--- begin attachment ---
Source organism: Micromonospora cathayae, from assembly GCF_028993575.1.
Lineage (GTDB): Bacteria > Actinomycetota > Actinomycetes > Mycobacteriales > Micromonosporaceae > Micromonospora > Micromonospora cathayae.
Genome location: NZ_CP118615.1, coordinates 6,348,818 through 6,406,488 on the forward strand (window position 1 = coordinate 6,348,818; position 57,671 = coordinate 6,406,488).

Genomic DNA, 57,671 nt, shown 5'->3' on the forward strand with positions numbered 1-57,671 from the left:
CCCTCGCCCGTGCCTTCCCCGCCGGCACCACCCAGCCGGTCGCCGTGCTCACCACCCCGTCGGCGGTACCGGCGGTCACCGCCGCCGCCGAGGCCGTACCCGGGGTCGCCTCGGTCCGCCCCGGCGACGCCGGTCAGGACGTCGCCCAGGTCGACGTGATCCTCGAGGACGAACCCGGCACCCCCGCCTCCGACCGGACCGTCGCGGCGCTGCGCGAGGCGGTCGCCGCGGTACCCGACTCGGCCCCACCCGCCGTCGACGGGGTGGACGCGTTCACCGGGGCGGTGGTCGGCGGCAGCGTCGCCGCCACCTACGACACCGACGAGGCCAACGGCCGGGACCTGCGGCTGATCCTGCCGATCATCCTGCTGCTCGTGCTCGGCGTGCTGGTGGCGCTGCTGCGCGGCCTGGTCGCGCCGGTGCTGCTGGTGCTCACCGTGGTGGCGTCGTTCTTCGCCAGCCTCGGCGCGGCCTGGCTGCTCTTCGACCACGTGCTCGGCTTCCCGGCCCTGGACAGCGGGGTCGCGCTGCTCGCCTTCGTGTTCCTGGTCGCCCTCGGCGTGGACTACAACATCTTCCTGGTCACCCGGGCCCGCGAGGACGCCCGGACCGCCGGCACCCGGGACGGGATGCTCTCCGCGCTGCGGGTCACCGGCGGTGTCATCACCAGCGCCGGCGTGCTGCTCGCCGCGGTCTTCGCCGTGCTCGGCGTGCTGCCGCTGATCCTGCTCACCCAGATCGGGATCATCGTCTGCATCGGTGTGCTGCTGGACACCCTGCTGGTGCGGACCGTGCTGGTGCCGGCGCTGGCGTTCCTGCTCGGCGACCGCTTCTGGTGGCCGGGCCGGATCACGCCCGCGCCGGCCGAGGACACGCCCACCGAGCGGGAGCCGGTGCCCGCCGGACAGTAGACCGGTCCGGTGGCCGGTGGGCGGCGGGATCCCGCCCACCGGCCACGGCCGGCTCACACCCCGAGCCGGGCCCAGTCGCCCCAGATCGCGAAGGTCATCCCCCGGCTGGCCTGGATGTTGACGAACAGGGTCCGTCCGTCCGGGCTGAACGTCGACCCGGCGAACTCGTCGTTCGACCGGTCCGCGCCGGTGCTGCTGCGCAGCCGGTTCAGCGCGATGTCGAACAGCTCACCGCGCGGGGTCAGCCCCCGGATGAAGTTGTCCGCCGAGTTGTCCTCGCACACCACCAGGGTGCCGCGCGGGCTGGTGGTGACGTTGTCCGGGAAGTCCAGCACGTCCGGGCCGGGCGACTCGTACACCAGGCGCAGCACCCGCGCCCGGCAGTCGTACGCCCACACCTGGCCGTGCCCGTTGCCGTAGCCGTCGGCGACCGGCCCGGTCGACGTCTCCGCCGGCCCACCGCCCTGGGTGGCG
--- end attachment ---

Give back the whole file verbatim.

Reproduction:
Source organism: Micromonospora cathayae, from assembly GCF_028993575.1.
Lineage (GTDB): Bacteria > Actinomycetota > Actinomycetes > Mycobacteriales > Micromonosporaceae > Micromonospora > Micromonospora cathayae.
Genome location: NZ_CP118615.1, coordinates 6,348,818 through 6,406,488 on the forward strand (window position 1 = coordinate 6,348,818; position 57,671 = coordinate 6,406,488).

Genomic DNA, 57,671 nt, shown 5'->3' on the forward strand with positions numbered 1-57,671 from the left:
CCCTCGCCCGTGCCTTCCCCGCCGGCACCACCCAGCCGGTCGCCGTGCTCACCACCCCGTCGGCGGTACCGGCGGTCACCGCCGCCGCCGAGGCCGTACCCGGGGTCGCCTCGGTCCGCCCCGGCGACGCCGGTCAGGACGTCGCCCAGGTCGACGTGATCCTCGAGGACGAACCCGGCACCCCCGCCTCCGACCGGACCGTCGCGGCGCTGCGCGAGGCGGTCGCCGCGGTACCCGACTCGGCCCCACCCGCCGTCGACGGGGTGGACGCGTTCACCGGGGCGGTGGTCGGCGGCAGCGTCGCCGCCACCTACGACACCGACGAGGCCAACGGCCGGGACCTGCGGCTGATCCTGCCGATCATCCTGCTGCTCGTGCTCGGCGTGCTGGTGGCGCTGCTGCGCGGCCTGGTCGCGCCGGTGCTGCTGGTGCTCACCGTGGTGGCGTCGTTCTTCGCCAGCCTCGGCGCGGCCTGGCTGCTCTTCGACCACGTGCTCGGCTTCCCGGCCCTGGACAGCGGGGTCGCGCTGCTCGCCTTCGTGTTCCTGGTCGCCCTCGGCGTGGACTACAACATCTTCCTGGTCACCCGGGCCCGCGAGGACGCCCGGACCGCCGGCACCCGGGACGGGATGCTCTCCGCGCTGCGGGTCACCGGCGGTGTCATCACCAGCGCCGGCGTGCTGCTCGCCGCGGTCTTCGCCGTGCTCGGCGTGCTGCCGCTGATCCTGCTCACCCAGATCGGGATCATCGTCTGCATCGGTGTGCTGCTGGACACCCTGCTGGTGCGGACCGTGCTGGTGCCGGCGCTGGCGTTCCTGCTCGGCGACCGCTTCTGGTGGCCGGGCCGGATCACGCCCGCGCCGGCCGAGGACACGCCCACCGAGCGGGAGCCGGTGCCCGCCGGACAGTAGACCGGTCCGGTGGCCGGTGGGCGGCGGGATCCCGCCCACCGGCCACGGCCGGCTCACACCCCGAGCCGGGCCCAGTCGCCCCAGATCGCGAAGGTCATCCCCCGGCTGGCCTGGATGTTGACGAACAGGGTCCGTCCGTCCGGGCTGAACGTCGACCCGGCGAACTCGTCGTTCGACCGGTCCGCGCCGGTGCTGCTGCGCAGCCGGTTCAGCGCGATGTCGAACAGCTCACCGCGCGGGGTCAGCCCCCGGATGAAGTTGTCCGCCGAGTTGTCCTCGCACACCACCAGGGTGCCGCGCGGGCTGGTGGTGACGTTGTCCGGGAAGTCCAGCACGTCCGGGCCGGGCGACTCGTACACCAGGCGCAGCACCCGCGCCCGGCAGTCGTACGCCCACACCTGGCCGTGCCCGTTGCCGTAGCCGTCGGCGACCGGCCCGGTCGACGTCTCCGCCGGCCCACCGCCCTGGGTGGCG